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The Thames

This image of the factories and warehouses along the River Thames in London is considered among Whistler’s most poetic prints. Its simplicity of form and vertical composition recall elegant Japanese ukiyo-e woodcuts, while the delicate layering of tones and atmospheric quality suggest a tranquility that belies its harsh, industrial subject matter. Its somber mood is made more poignant by the knowledge that Whistler was drawing the print from the window of the Savoy Hotel, where his wife Beatrice lay dying of cancer. Although the scene is alive with activity—barges on the river, a train on the Charing Cross Bridge, and hansoms along the foreground Embankment—the sky appears gloomy and overcast, perhaps reflecting the artist’s own emotional state. It was one of his last nocturnes.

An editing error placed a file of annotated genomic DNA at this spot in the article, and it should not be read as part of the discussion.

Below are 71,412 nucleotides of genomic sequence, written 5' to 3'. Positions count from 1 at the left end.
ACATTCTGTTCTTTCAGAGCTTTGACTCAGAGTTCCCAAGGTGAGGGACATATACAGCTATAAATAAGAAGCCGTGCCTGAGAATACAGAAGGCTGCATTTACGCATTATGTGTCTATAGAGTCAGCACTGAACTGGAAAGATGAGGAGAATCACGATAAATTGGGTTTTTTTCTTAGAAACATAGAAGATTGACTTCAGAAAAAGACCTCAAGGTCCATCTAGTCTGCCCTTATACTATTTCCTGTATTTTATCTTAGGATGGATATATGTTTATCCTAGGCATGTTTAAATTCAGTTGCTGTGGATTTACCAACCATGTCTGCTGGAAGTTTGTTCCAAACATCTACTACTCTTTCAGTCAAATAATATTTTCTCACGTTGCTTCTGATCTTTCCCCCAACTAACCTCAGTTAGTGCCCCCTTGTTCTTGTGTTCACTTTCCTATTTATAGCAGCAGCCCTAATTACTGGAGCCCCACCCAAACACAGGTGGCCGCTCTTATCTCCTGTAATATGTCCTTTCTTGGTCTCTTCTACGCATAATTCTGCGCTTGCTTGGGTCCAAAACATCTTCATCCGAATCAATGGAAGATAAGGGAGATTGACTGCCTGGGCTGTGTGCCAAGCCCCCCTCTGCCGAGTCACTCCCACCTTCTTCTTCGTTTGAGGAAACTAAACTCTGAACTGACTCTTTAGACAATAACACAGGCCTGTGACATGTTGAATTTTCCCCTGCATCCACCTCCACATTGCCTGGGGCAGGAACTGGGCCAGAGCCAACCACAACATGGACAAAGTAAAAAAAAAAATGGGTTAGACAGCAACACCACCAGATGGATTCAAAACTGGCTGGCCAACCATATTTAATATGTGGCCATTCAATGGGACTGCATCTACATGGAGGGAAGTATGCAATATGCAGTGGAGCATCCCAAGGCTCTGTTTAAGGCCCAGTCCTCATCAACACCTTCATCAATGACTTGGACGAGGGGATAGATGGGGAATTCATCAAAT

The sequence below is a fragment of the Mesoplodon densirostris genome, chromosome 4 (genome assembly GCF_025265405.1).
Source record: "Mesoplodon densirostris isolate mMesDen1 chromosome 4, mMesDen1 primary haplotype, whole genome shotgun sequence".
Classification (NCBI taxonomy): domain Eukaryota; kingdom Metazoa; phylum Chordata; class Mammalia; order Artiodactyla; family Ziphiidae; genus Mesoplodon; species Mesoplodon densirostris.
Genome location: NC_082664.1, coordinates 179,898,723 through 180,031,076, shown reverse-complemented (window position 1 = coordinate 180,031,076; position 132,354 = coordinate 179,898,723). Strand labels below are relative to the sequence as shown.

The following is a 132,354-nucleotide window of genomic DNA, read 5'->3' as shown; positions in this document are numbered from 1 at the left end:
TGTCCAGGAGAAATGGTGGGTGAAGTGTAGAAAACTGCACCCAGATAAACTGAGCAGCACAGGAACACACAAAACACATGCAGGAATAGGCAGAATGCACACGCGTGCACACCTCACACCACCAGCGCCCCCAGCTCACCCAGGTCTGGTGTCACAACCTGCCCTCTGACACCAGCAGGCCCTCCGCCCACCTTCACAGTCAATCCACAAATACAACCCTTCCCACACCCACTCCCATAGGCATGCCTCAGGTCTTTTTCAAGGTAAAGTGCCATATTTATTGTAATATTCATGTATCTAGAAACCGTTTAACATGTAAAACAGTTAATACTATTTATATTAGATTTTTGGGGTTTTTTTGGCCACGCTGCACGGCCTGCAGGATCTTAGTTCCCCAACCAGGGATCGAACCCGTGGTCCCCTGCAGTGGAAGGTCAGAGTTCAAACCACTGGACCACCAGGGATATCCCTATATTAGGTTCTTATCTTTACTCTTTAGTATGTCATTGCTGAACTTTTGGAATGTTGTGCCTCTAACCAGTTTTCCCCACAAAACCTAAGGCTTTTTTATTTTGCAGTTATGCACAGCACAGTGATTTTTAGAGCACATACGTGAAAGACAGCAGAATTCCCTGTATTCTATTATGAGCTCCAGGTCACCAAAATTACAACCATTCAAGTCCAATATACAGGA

Sidney and Lois Eskenazi Museum of Art’s collection includes several other Thames subjects by Whistler: a chalk and pastel drawing Chelsea Reach/The Thames (Eskenazi Museum of Art 78.32.1) and etchings Billingsgate (Eskenazi Museum of Art 68.128) and Rotherhithe from the “Thames Set” (Eskenazi Museum of Art 71.100).

James McNeill Whistler
American, 1834–1903
The Thames
1896
Lithotint on paper
Image: 10 ½ x 7 5/8 in. (26.7 x 19.4 cm); sheet: 14 ½ x 9 in. (36.8 x 22.8 cm)
Sidney and Lois Eskenazi Museum of Art, 85.66.9